In the literal sense, making a collage is surgical. Beyond the obvious parallels of cutting out people – their images, in this case – Kenyan collage artist Wangechi Mutu postulated that the medium and medical practice are solutions to problems. In a 2015 interview, Mutu explained that the act of cutting pictures for collage is her way of “destroying a certain set of hierarchies that I don’t believe in,” she said. “The process of combining the man-printed version of the world and the magazine-printed version of it is my translation of that. It’s my way of putting my mark on it.”
For black women, the representation often includes an asterisk. Like when Solange’s braids were edited from a 2017 magazine cover. Or when a beauty brand’s foundation products still fail to recognize deeper hues. The prevalence of stories like these makes artists focused on black women in their radical and vital work. As Mutu put it, creating from and for the perspectives of black women is both “questioning and solving the problem of our invisibility.”
In the same spirit of artists like Mutu, Mickalene Thomas and Lorna Simpson, New York multimedia artist Chantel Walkes’ collages are a celebration of black beauty. Her designs have a striking active time – lively expressions, abstract bouffant hair, and the blend of past and present beauty trends. On Walkes’ canvas, black women are the complicated protagonists, detached from conventional representations of Afro-diasporic beauty and free to take center stage.
Walkes says the retro references and focus on Black stemmed from what she did and didn’t see grow up on screen. “My mom and I watched a lot of black-and-white movies and old 80s shows, so these images always stood out to me,” she explains. “But what struck me the most was the lack of representation of blacks. I bring that [era] back as a positive memory, but I amplify it by inserting what I would have liked to see; what I would have liked my mother to see. I’m sure if she had had that point of view, she would have had a lot more confidence in herself today. “She considers her work as” an ode to what was already there, transposed in the context of today.
The black beauty extravagance in Walkes’ collages aligns with its predecessors. Looking ahead to Lorna Simpson’s 2018 compilation, Collages by Lorna Simpson, the poet Elizabeth Alexander compares the hair of black women to “galaxies in themselves, solar systems, lunar landscapes, volcanic interiors”. Bringing these looks to life is the favorite part of the Walkes process, as evidenced by the abundance of high buns and asymmetrical ruches. As such, her most frequently referenced era is the ’60s. “I love the hair shapes (from this decade). They are so dramatic. I love the cuts of the clothes, the winged eyeliner, the extravagant eyelashes, the colorful eye shadow. ”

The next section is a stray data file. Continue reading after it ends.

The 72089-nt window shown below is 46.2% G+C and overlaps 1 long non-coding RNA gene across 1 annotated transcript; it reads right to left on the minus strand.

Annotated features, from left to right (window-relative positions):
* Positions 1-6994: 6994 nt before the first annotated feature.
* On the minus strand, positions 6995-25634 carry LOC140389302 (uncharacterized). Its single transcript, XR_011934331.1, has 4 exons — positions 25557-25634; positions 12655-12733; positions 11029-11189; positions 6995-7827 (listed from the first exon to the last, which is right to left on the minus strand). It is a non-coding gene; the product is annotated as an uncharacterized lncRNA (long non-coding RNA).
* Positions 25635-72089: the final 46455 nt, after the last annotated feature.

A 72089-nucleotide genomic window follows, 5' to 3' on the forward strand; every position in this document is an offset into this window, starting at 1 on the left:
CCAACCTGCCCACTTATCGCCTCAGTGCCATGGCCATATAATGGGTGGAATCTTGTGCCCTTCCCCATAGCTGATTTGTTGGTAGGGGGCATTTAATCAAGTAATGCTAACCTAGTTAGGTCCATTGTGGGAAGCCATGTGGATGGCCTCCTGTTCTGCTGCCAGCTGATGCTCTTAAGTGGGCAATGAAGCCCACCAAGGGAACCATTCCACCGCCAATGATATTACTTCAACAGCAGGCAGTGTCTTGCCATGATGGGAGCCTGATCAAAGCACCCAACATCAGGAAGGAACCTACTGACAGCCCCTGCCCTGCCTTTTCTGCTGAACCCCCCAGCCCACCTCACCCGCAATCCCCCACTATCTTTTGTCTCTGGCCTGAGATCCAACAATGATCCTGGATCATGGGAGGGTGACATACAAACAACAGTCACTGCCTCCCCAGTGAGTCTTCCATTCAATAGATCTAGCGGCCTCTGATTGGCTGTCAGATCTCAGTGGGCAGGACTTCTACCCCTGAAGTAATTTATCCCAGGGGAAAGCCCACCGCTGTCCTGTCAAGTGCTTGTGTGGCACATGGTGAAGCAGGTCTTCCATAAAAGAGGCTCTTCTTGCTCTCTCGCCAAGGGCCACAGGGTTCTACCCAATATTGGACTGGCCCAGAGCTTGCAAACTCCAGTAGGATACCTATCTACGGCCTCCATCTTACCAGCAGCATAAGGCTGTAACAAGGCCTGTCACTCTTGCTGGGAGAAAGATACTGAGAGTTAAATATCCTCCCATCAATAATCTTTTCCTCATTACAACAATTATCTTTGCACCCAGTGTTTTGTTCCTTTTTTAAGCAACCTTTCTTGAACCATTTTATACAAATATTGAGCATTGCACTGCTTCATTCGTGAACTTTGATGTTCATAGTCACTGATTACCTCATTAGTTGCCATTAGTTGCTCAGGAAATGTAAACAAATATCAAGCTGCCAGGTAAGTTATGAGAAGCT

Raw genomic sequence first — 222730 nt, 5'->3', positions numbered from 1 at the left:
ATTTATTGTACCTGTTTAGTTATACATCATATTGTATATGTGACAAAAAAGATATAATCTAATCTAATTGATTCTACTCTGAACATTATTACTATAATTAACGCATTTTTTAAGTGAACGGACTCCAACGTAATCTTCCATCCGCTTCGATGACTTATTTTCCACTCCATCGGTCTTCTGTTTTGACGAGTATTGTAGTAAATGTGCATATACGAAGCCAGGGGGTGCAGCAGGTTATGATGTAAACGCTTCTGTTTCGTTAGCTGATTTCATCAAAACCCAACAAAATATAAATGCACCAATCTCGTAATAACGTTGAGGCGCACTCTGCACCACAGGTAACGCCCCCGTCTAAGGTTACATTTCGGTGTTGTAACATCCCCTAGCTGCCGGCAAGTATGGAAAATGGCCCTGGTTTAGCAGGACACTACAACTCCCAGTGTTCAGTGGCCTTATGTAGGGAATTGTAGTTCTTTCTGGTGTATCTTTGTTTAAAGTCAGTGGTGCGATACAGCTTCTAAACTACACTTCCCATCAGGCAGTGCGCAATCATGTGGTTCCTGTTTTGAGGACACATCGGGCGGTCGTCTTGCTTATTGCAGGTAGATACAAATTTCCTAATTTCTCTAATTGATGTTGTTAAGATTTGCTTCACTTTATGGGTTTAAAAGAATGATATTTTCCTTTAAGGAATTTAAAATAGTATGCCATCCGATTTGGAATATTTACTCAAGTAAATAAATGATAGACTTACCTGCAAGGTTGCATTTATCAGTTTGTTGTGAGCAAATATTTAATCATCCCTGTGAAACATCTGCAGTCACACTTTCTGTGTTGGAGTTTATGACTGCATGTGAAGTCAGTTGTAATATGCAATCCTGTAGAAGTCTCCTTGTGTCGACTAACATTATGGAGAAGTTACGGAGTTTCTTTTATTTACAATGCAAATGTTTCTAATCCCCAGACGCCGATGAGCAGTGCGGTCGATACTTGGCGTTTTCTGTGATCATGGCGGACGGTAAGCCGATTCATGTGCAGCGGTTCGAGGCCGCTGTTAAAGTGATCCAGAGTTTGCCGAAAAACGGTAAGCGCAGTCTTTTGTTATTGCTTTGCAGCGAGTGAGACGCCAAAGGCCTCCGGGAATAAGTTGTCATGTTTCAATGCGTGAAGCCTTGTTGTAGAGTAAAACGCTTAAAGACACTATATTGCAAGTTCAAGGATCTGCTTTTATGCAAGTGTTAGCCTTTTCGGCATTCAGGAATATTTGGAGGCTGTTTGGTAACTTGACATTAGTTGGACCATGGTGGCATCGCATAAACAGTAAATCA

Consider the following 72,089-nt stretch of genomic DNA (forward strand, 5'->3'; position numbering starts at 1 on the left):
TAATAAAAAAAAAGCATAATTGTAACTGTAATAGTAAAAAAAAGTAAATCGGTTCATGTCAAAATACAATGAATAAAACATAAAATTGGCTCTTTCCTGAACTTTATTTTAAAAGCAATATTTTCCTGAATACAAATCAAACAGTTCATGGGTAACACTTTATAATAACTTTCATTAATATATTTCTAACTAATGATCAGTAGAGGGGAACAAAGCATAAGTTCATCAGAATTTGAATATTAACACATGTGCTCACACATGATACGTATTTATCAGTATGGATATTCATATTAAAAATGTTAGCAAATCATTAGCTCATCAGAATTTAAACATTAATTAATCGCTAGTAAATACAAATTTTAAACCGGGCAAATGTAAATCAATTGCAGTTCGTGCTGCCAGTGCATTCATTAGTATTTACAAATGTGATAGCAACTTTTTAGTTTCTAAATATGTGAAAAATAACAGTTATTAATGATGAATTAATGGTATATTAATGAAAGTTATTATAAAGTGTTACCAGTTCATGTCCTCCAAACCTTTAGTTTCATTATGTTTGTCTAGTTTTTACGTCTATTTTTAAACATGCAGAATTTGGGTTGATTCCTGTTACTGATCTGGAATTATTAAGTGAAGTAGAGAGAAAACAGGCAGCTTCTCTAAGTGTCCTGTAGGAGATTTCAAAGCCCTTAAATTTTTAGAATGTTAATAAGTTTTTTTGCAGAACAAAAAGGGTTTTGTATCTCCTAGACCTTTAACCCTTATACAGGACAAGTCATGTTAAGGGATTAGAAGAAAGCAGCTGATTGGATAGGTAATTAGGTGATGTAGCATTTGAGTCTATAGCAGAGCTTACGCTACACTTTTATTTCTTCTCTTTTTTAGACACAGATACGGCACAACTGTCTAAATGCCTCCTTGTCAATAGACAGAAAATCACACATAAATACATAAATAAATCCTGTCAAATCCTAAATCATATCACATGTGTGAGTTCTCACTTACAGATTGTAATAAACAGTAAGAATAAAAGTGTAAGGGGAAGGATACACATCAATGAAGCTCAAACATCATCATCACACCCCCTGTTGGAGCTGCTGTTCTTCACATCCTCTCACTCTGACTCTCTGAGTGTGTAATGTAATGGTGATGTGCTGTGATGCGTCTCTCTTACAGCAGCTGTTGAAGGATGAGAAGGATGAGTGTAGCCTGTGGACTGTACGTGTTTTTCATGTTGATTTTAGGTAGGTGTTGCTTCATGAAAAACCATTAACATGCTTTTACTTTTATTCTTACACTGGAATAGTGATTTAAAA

For Walkes, previous explorations with painting and photography hadn’t focused so much on hair. “When I painted, I never combed the hair, I just made faces. When I started to do collage, I felt like something was missing, so the hair became the final piece for me. me. I’ll put everything together and when I choose the hair, it’s a moment. “
Although hair is her favorite, she also places great importance on the skin of her subjects. “Black is so beautiful and I do my best to make sure I amplify darker skin tones because I recognize my privilege to have lighter skin,” she explains. “Women with darker skin are always a priority in my work and that alone is beauty.”
Composite designs have an otherworldly futuristic quality that is still intrinsically linked to the past, with images sourced from Walkes’ personal photographic archives, vintage magazine collection, and found textiles. Black women have established a legacy by using collage to juxtapose eras and question their under-representation in the media. For Mutu, it was born from the fact that she re-explored her favorite movies and shows, then asked herself, “Where am I in this story that has obsessed me for fifteen years?” “
Walkes’ tone changed when she described feeling underrepresented in galleries. “I didn’t see a lot of art that particularly uplifted black women,” she recalls. Reflecting the active time of her work, placing black women at the center of each of her pieces, she follows the tradition of black female artists proactively creating the representation they wanted to see. With each image, she immortalizes facial features, beauty innovations and black hair, finding the perfect balance between depth and lightness. “I didn’t want trauma to be at the center of our concerns,” she said. “I wanted the focus to be on joy, confidence and resilience.”